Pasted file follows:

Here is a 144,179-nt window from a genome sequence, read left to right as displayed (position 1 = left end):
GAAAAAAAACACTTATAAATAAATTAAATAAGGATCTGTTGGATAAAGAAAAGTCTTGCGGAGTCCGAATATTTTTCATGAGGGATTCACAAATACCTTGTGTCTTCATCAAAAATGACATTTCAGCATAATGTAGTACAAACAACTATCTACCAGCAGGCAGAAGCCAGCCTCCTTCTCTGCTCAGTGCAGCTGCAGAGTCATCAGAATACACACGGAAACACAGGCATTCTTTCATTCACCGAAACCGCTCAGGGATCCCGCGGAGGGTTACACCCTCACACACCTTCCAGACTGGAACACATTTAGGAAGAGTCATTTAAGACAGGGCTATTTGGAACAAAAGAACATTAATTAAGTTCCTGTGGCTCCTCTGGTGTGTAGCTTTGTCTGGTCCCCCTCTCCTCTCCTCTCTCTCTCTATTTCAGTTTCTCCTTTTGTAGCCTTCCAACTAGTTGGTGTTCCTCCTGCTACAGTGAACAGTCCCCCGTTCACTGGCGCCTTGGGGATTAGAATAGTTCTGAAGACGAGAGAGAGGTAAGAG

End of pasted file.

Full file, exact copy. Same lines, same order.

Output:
Here is a 144,179-nt window from a genome sequence, read left to right as displayed (position 1 = left end):
GAAAAAAAACACTTATAAATAAATTAAATAAGGATCTGTTGGATAAAGAAAAGTCTTGCGGAGTCCGAATATTTTTCATGAGGGATTCACAAATACCTTGTGTCTTCATCAAAAATGACATTTCAGCATAATGTAGTACAAACAACTATCTACCAGCAGGCAGAAGCCAGCCTCCTTCTCTGCTCAGTGCAGCTGCAGAGTCATCAGAATACACACGGAAACACAGGCATTCTTTCATTCACCGAAACCGCTCAGGGATCCCGCGGAGGGTTACACCCTCACACACCTTCCAGACTGGAACACATTTAGGAAGAGTCATTTAAGACAGGGCTATTTGGAACAAAAGAACATTAATTAAGTTCCTGTGGCTCCTCTGGTGTGTAGCTTTGTCTGGTCCCCCTCTCCTCTCCTCTCTCTCTCTATTTCAGTTTCTCCTTTTGTAGCCTTCCAACTAGTTGGTGTTCCTCCTGCTACAGTGAACAGTCCCCCGTTCACTGGCGCCTTGGGGATTAGAATAGTTCTGAAGACGAGAGAGAGGTAAGAG